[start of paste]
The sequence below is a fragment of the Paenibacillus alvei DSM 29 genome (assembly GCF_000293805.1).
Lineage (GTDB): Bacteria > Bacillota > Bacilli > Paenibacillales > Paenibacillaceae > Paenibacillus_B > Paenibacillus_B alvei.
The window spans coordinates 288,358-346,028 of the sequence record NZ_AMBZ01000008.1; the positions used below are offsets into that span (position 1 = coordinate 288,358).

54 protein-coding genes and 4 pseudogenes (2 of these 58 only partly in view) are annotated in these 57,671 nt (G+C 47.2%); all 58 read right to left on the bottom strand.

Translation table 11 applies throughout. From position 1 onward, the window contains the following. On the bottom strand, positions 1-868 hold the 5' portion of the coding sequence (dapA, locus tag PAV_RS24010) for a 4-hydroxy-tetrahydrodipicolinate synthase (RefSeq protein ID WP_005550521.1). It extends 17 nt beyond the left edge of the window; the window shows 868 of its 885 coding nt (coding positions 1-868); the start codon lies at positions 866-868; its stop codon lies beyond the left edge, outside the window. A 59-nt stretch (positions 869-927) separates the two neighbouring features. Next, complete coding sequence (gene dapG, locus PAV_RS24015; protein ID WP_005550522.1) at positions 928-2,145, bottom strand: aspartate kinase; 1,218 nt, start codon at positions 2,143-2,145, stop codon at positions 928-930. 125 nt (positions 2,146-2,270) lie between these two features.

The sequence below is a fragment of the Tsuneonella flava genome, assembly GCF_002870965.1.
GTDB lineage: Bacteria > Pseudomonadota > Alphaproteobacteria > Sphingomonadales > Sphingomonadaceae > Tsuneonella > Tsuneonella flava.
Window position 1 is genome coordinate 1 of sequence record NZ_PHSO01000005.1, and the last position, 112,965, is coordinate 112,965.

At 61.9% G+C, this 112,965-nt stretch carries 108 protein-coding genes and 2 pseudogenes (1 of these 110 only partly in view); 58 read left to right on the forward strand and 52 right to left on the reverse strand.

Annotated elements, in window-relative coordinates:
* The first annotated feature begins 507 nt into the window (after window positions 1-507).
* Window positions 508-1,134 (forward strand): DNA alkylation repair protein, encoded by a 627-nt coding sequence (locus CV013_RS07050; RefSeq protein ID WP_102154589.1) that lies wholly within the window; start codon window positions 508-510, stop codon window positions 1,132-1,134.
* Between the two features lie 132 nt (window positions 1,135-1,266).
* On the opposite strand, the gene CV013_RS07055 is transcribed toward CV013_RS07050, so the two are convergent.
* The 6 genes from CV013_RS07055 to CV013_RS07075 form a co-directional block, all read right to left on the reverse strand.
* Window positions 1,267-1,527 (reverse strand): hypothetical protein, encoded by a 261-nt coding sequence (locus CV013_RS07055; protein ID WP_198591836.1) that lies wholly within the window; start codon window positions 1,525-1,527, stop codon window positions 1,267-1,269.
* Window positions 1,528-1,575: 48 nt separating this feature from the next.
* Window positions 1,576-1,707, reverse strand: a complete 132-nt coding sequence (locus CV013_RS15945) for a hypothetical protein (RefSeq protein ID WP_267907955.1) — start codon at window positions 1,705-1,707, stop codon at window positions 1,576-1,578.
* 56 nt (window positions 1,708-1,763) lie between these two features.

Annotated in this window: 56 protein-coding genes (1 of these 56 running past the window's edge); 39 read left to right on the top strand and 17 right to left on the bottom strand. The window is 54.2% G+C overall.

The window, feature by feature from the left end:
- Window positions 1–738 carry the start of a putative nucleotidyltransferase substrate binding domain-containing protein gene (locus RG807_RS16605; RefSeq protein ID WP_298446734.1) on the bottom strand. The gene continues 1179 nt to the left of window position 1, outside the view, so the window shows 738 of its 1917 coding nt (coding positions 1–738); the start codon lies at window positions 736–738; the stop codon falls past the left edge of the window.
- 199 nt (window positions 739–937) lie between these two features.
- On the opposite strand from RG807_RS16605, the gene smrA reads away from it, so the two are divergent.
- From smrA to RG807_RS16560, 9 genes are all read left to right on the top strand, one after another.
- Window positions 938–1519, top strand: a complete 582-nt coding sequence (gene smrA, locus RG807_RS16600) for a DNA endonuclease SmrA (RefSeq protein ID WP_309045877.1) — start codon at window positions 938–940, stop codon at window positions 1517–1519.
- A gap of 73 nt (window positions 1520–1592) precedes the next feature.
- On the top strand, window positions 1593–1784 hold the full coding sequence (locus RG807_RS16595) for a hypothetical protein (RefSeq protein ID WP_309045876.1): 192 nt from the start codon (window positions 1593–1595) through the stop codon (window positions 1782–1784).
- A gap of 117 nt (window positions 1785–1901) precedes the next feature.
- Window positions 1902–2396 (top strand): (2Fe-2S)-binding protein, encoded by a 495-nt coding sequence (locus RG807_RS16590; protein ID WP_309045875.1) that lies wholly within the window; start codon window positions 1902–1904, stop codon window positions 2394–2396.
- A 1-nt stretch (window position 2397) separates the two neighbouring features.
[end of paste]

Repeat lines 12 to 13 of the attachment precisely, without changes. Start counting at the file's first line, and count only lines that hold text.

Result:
* Window positions 508-1,134 (forward strand): DNA alkylation repair protein, encoded by a 627-nt coding sequence (locus CV013_RS07050; RefSeq protein ID WP_102154589.1) that lies wholly within the window; start codon window positions 508-510, stop codon window positions 1,132-1,134.
* Between the two features lie 132 nt (window positions 1,135-1,266).